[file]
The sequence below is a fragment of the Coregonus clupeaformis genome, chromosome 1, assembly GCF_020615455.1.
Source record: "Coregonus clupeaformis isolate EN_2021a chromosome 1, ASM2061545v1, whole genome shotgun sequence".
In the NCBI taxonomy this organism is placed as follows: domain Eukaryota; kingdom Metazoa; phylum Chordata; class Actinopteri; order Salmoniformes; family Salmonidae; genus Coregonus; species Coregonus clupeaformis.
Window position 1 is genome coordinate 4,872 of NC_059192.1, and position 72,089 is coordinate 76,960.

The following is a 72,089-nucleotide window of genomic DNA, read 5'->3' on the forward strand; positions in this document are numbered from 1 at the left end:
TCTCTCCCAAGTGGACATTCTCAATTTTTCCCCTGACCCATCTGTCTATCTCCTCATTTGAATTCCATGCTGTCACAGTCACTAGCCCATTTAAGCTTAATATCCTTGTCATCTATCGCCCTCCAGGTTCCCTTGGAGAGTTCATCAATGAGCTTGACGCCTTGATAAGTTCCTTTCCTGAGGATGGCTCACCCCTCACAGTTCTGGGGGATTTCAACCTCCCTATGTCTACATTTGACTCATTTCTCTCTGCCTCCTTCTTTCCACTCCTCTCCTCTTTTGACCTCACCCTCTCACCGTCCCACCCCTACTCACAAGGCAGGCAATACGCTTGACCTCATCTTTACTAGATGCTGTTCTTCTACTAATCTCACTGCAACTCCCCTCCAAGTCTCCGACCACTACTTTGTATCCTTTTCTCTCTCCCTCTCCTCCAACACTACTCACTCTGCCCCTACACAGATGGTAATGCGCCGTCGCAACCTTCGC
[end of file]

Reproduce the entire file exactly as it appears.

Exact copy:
The sequence below is a fragment of the Coregonus clupeaformis genome, chromosome 1, assembly GCF_020615455.1.
Source record: "Coregonus clupeaformis isolate EN_2021a chromosome 1, ASM2061545v1, whole genome shotgun sequence".
In the NCBI taxonomy this organism is placed as follows: domain Eukaryota; kingdom Metazoa; phylum Chordata; class Actinopteri; order Salmoniformes; family Salmonidae; genus Coregonus; species Coregonus clupeaformis.
Window position 1 is genome coordinate 4,872 of NC_059192.1, and position 72,089 is coordinate 76,960.

The following is a 72,089-nucleotide window of genomic DNA, read 5'->3' on the forward strand; positions in this document are numbered from 1 at the left end:
TCTCTCCCAAGTGGACATTCTCAATTTTTCCCCTGACCCATCTGTCTATCTCCTCATTTGAATTCCATGCTGTCACAGTCACTAGCCCATTTAAGCTTAATATCCTTGTCATCTATCGCCCTCCAGGTTCCCTTGGAGAGTTCATCAATGAGCTTGACGCCTTGATAAGTTCCTTTCCTGAGGATGGCTCACCCCTCACAGTTCTGGGGGATTTCAACCTCCCTATGTCTACATTTGACTCATTTCTCTCTGCCTCCTTCTTTCCACTCCTCTCCTCTTTTGACCTCACCCTCTCACCGTCCCACCCCTACTCACAAGGCAGGCAATACGCTTGACCTCATCTTTACTAGATGCTGTTCTTCTACTAATCTCACTGCAACTCCCCTCCAAGTCTCCGACCACTACTTTGTATCCTTTTCTCTCTCCCTCTCCTCCAACACTACTCACTCTGCCCCTACACAGATGGTAATGCGCCGTCGCAACCTTCGC